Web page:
Christchurch mayoral hopeful warned for contacting staff at a council-owned facility. David Williams reports
A week is a long time in politics.
Christchurch mayoral hopeful Phil Mauger said last week: “I am fully aware of what constitutes a conflict of interest and I have acted in accordance with council rules at all times.”
The city councillor was defending sending a text message to Christchurch Mayor Lianne Dalziel, in November last year, about his son’s film studio proposal – something he described as seeking a clarification.
Dalziel said she felt it was a conflict, but Mauger responded in an emailed statement: “There has been no conflict of interest on my part at any stage during my term as a councillor, nor will there be.”
This morning, the city council released to Newsroom a letter sent by chief executive Dawn Baxendale to Mauger in May, which requested he not communicate directly with staff at council-owned compost facility Living Earth.
(While nominations for local body elections didn’t open until July, Mauger announced he was standing for mayor in September last year.)
Baxendale said as Mauger was a council-appointed director of Transwaste Canterbury – a public-private partnership with Waste Management NZ, the firm that operates Living Earth – he had “a conflict of interest in matters that may benefit or disadvantage the company”.
On May 18, Mauger had, according to Baxendale’s letter, contacted staff at Living Earth “about the use of water misters and cannons” – presumably as a way of dealing with the smell – and referred to the site’s “possible closure”.
His contact created additional anxiety for staff, Baxendale wrote, “in what is already a challenging time”.
The stench emanating from the facility, in the eastern suburb of Bromley, has been an ongoing problem. In January last year, the council was issued with an abatement notice by the regional council, ECan, for discharging “offensive and objectionable odour”.
The council decided it would move the smelly plant, and, in May, when Mauger contacted staff, councillors were considering whether to close Living Earth before another site was found, meaning thousands of tonnes of organic waste would be dumped at Kate Valley landfill, operated by Waste Management.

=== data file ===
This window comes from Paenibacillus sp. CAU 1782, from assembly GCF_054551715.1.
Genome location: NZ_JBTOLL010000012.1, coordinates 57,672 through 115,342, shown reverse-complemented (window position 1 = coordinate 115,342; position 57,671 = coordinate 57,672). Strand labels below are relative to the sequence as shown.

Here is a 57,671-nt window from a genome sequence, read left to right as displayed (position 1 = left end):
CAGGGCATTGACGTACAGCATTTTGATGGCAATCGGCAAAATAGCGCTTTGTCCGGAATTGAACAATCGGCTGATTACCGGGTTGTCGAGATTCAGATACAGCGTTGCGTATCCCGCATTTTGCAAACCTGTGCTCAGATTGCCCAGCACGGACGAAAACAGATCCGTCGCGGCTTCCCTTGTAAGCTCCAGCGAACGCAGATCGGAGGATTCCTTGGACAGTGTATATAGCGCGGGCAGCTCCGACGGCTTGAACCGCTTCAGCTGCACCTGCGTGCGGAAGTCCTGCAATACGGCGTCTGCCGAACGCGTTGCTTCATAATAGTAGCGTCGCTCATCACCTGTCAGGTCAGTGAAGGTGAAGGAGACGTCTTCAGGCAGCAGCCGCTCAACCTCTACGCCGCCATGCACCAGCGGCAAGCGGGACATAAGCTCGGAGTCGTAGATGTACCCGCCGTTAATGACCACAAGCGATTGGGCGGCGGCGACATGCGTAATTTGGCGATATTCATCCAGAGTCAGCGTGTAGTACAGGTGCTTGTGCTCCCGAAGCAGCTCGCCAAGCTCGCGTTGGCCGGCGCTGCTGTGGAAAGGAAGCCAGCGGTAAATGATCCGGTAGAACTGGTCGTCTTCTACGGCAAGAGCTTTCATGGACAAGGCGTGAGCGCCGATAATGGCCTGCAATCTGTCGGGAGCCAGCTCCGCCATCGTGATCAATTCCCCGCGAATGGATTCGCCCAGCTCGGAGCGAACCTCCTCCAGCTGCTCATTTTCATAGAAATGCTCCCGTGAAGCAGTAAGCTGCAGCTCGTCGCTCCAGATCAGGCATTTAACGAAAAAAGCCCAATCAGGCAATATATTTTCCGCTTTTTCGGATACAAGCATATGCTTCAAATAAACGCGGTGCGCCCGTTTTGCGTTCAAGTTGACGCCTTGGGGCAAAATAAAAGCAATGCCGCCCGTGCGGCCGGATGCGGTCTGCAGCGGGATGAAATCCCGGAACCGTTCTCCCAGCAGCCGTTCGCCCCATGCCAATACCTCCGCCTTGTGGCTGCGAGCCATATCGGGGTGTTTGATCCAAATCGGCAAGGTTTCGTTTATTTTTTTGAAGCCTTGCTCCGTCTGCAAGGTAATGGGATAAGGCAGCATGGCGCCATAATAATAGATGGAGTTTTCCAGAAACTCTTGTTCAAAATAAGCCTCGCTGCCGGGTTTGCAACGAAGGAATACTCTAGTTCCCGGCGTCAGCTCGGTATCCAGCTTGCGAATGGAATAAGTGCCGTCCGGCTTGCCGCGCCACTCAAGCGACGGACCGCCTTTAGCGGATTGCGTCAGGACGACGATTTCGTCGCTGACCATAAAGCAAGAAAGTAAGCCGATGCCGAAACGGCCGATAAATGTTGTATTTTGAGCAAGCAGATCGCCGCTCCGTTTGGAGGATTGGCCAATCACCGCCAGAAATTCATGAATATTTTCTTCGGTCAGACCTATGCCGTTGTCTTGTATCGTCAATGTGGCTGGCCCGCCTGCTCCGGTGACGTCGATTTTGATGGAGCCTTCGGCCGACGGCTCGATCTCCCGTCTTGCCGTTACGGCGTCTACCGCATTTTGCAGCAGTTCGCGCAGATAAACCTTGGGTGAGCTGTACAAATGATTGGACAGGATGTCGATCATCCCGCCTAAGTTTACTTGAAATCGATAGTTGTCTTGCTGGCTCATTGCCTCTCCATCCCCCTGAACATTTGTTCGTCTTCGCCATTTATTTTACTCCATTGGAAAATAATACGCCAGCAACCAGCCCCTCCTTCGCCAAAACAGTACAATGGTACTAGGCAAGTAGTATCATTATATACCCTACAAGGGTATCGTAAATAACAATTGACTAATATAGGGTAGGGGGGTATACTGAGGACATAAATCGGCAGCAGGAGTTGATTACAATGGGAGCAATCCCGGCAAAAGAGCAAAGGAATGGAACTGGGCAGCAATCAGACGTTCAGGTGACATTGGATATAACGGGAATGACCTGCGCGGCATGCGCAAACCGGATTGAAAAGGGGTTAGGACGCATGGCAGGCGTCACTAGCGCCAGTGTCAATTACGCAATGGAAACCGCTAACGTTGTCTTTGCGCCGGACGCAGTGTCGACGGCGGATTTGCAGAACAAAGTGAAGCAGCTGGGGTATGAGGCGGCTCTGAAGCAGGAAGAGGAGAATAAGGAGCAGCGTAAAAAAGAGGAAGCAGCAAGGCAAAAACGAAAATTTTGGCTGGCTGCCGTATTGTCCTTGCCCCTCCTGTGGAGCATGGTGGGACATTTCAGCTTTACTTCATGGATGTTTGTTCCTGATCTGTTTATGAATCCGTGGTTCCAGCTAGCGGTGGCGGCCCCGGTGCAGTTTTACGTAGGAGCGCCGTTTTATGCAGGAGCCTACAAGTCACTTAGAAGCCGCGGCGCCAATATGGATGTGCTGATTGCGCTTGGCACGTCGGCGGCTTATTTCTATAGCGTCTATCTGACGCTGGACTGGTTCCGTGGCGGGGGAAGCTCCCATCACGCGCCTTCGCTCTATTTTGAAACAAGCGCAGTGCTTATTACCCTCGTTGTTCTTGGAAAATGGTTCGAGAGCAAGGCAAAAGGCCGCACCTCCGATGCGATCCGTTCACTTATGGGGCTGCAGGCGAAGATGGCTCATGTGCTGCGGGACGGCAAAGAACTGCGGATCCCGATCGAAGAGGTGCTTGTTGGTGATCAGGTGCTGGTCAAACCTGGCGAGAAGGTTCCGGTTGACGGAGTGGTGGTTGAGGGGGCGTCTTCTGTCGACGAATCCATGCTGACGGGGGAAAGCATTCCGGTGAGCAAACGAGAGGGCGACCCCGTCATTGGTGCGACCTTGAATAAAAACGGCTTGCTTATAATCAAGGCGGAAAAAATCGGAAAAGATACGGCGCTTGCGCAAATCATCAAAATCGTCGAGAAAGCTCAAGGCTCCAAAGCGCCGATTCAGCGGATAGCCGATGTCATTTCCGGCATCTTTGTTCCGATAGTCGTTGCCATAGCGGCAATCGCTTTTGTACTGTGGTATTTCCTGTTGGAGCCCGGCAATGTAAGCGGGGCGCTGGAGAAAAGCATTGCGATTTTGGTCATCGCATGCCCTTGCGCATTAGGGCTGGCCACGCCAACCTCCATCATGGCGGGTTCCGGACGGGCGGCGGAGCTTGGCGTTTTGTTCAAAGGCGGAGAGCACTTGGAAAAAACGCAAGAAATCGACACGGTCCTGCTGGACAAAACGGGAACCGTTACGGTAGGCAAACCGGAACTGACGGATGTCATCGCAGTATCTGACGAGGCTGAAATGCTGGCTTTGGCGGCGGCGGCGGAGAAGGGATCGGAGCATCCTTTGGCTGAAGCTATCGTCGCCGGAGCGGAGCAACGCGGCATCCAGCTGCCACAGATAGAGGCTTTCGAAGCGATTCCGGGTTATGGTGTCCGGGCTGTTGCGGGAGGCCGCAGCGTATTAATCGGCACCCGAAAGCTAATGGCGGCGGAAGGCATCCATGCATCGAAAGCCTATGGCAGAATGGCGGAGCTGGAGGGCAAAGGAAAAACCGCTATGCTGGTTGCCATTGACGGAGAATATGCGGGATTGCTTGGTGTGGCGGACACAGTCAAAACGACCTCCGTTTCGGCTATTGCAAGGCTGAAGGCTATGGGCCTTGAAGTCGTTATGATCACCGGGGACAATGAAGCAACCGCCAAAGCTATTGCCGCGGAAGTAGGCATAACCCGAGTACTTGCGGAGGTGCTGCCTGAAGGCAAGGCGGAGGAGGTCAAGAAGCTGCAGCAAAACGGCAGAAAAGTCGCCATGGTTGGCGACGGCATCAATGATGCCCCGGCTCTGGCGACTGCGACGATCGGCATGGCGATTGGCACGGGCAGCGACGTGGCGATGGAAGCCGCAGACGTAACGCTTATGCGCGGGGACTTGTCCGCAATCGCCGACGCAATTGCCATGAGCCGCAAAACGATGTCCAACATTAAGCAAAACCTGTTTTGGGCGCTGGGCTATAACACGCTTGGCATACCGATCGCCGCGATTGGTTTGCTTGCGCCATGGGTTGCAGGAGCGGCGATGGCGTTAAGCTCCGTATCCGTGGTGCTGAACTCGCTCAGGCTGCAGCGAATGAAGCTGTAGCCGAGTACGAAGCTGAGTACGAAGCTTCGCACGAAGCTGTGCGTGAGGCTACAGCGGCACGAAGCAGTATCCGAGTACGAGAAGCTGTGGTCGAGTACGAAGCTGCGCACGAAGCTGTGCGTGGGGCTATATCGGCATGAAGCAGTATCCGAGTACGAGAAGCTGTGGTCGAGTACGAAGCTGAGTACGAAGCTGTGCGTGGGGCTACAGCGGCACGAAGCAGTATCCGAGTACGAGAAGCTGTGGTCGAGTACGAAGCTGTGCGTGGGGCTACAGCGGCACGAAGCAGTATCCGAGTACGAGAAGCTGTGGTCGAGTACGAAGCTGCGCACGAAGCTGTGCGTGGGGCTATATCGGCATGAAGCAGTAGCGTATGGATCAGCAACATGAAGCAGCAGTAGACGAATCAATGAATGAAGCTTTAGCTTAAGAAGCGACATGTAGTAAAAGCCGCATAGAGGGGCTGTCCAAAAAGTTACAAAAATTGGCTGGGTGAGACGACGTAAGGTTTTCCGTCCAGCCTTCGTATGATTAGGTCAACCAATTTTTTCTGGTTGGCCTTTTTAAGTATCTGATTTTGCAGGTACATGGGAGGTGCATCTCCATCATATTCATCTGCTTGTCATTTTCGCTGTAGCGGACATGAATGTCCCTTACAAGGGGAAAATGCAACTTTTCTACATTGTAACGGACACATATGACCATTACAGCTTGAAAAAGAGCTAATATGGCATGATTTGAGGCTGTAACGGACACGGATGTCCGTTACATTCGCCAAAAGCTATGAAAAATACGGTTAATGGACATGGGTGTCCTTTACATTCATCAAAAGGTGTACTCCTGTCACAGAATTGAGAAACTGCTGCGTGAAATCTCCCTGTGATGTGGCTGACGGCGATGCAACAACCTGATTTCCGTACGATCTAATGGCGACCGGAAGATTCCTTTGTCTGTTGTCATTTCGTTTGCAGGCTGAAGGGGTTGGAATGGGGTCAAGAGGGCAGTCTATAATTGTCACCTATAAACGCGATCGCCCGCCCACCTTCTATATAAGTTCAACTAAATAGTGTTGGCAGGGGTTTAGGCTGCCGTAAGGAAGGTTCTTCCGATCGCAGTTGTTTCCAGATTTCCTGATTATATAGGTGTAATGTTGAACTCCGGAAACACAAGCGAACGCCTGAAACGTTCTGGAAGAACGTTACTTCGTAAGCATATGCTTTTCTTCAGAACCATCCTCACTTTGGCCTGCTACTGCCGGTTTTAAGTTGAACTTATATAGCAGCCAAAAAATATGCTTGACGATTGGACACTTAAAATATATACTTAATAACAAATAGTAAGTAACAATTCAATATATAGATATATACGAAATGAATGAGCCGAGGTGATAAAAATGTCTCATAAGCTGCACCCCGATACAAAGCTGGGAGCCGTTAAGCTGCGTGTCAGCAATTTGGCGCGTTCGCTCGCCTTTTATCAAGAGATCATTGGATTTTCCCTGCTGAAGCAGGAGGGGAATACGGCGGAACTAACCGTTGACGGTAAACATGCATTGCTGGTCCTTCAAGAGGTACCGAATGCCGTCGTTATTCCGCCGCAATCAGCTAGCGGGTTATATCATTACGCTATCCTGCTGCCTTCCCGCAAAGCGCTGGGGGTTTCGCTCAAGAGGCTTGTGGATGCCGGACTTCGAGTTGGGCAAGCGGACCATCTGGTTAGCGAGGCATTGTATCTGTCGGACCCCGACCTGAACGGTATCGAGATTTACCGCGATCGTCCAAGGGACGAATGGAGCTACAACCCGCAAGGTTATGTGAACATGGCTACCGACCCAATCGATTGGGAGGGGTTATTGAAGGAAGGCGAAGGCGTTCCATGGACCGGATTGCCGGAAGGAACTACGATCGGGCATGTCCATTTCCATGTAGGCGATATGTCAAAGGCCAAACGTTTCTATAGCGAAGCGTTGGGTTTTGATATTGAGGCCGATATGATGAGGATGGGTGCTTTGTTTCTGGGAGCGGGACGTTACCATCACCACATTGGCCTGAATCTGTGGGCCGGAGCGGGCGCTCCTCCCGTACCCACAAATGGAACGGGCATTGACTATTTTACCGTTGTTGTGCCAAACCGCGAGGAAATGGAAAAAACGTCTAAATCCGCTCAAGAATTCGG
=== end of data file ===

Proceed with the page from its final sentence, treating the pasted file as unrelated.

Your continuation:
Baxendale wrote to Mauger: “You are required under the code of conduct to act in a way that upholds the reputation of the council and I am concerned that your action may fall short of the standards of behaviour expected of a council member.
“In future, if you require any further information about Living Earth that you need to know in order to undertake your role, you should use official channels only.
“My staff are aware of your conflict of interest and will provide information that is appropriate in those circumstances.
“If I receive further reports of inappropriate communications with Living Earth staff, I will treat this matter in accordance with the procedures in the code of conduct and will have to raise this with the mayor.”
In an emailed statement this afternoon, Mauger says: “I disagree with the assertions in the letter. I was looking for solutions to help a community under stress.
“I will never stop looking at ways we can help the community. We need to be innovative and proactive in finding solutions to problems – doing nothing is not an option.”
Mauger’s main rival for the mayoral chains is former district health board chief executive David Meates. Asked if Baxendale’s letter was a good look, Meates says: “Once again it just highlights the importance of managing conflicts.”
Is it Meates’ view that conflicts weren’t managed well in this case?
“It’s really important in terms of anyone in the governance role that they are managing their conflicts of interest because it has the potential to compromise both them and also the staff involved.
“That goes to the heart of the trust and confidence within an organisation.”
Mauger’s term as a councillor has been controversial.
The former businessman, who says he led a family contracting business for 45 years, has suggested some interesting solutions to council problems.
Most recently, Mauger and fellow councillor Aaron Keown, who’s re-standing in the Harewood ward, announced a plan to put hospital car parking on the tree-lined verge of Hagley Park, on Riccarton Ave.
In April, he suggested the smell from a fire-damaged wastewater plant could be fixed by dousing the trickling filters with a mix of bleach and water from his fire truck tanker. Fellow councillor Melanie Coker, who has a PhD in biochemistry, pooh-poohed the idea because it might create more hazardous chemicals.
While Mauger and Meates have agreed on some things, like the need for a new stadium and promising not to sell the city’s assets, they’ve clashed on topics such as cycleways, and balancing the council books.
Mauger has promised to improve core services, reduce debt and keep rates affordable – while Meates has questioned how lower rates and debt reductions are achievable without cutting services.
Mauger’s mayoral campaign has been unusual for endorsing 13 city council candidates, and contributing financially to four of their campaigns.
A trio of councillors – Mauger, James Gough and Sam MacDonald – invited Baxendale to dinner in August, to discuss “mutual expectations”. The chief executive said such discussions shouldn’t be held over dinner, and should involve her leadership team.
By Tuesday night, voting returns in Christchurch had reached 31.55 percent – higher than at the same point in the last three local body elections.
That’s ahead of Auckland (23 percent), Wellington (19.21 percent), and Dunedin (27.84 percent). Voting in the local body elections closes at midday on Saturday.